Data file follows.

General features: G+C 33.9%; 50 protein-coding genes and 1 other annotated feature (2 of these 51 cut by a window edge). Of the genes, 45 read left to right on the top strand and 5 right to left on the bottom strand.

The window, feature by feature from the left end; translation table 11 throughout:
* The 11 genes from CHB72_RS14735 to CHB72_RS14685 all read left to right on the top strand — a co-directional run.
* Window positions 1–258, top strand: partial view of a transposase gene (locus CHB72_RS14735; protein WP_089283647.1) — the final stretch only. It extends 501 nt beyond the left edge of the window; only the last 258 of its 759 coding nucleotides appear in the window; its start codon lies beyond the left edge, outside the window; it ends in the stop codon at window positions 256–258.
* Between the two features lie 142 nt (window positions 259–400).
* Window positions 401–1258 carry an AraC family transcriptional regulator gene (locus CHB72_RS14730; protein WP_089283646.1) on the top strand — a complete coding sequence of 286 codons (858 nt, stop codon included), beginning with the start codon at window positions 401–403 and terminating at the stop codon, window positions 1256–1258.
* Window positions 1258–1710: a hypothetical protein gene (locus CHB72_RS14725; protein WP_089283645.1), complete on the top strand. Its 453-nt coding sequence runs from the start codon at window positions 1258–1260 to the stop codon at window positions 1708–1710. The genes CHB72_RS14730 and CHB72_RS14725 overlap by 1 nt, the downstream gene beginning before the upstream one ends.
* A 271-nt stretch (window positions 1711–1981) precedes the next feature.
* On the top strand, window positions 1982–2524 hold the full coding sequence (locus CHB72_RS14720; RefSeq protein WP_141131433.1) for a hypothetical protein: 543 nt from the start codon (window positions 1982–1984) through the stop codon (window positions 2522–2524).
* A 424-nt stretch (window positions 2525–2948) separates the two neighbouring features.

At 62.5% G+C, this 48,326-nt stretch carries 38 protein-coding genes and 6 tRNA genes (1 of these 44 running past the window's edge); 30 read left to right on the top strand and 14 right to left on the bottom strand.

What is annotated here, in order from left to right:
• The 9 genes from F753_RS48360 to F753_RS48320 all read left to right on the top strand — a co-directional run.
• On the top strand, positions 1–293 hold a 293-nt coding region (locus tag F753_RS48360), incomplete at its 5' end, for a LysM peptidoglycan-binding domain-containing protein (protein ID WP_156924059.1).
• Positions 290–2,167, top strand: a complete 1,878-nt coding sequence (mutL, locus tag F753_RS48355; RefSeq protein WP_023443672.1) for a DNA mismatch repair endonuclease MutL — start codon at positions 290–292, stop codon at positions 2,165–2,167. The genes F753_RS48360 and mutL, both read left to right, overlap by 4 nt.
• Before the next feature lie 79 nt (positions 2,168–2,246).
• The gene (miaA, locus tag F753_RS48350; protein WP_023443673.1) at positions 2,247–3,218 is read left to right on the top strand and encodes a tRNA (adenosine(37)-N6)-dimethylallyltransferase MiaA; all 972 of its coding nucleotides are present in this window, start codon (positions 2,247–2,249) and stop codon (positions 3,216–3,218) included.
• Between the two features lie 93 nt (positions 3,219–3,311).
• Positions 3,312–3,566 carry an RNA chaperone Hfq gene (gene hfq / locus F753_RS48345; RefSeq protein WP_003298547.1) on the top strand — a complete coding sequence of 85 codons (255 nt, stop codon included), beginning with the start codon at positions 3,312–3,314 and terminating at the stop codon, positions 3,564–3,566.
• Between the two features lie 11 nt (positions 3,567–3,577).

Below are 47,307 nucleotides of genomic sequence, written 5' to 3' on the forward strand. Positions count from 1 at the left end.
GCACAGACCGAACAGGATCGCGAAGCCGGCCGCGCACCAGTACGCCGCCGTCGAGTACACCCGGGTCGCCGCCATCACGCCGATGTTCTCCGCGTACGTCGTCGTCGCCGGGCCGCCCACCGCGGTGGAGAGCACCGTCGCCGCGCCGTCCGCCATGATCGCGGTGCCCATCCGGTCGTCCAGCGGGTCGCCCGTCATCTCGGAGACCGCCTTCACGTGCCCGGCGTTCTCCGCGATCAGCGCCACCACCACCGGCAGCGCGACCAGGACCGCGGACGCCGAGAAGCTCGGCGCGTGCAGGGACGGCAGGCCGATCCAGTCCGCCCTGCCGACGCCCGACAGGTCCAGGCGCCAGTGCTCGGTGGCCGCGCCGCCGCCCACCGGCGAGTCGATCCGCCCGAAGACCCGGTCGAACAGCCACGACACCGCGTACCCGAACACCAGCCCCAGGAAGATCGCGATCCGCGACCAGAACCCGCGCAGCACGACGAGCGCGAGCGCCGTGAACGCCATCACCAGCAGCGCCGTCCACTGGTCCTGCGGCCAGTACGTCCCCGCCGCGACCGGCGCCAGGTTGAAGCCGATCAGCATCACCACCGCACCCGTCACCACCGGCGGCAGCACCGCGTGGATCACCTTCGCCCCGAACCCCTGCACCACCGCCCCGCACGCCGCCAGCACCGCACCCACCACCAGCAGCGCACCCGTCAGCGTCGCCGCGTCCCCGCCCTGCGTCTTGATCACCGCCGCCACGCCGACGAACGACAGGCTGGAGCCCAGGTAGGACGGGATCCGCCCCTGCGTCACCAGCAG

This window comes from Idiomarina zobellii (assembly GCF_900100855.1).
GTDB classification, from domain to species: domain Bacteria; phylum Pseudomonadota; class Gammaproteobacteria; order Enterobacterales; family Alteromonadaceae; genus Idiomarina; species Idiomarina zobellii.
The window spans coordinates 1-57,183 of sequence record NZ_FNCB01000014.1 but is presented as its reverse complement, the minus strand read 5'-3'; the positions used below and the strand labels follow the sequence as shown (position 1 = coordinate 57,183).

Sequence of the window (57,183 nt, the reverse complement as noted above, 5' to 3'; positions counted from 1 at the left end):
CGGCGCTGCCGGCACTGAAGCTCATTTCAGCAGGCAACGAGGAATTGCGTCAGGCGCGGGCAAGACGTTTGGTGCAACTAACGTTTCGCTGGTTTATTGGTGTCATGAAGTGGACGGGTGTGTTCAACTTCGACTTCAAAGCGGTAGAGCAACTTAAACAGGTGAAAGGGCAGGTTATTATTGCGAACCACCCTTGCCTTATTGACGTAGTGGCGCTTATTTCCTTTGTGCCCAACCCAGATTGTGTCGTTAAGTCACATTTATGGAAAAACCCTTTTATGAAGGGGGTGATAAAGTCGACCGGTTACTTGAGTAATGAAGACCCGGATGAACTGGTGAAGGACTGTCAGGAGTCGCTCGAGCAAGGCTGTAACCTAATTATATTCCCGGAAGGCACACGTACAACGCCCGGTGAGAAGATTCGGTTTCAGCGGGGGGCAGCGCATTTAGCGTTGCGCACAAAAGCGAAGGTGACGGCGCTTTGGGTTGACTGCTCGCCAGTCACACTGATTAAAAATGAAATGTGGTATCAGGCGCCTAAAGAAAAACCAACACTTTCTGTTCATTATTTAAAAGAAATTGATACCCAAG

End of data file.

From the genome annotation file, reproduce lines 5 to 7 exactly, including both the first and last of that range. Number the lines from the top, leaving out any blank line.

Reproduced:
* Between the two features lie 142 nt (window positions 259–400).
* Window positions 401–1258 carry an AraC family transcriptional regulator gene (locus CHB72_RS14730; protein WP_089283646.1) on the top strand — a complete coding sequence of 286 codons (858 nt, stop codon included), beginning with the start codon at window positions 401–403 and terminating at the stop codon, window positions 1256–1258.
* Window positions 1258–1710: a hypothetical protein gene (locus CHB72_RS14725; protein WP_089283645.1), complete on the top strand. Its 453-nt coding sequence runs from the start codon at window positions 1258–1260 to the stop codon at window positions 1708–1710. The genes CHB72_RS14730 and CHB72_RS14725 overlap by 1 nt, the downstream gene beginning before the upstream one ends.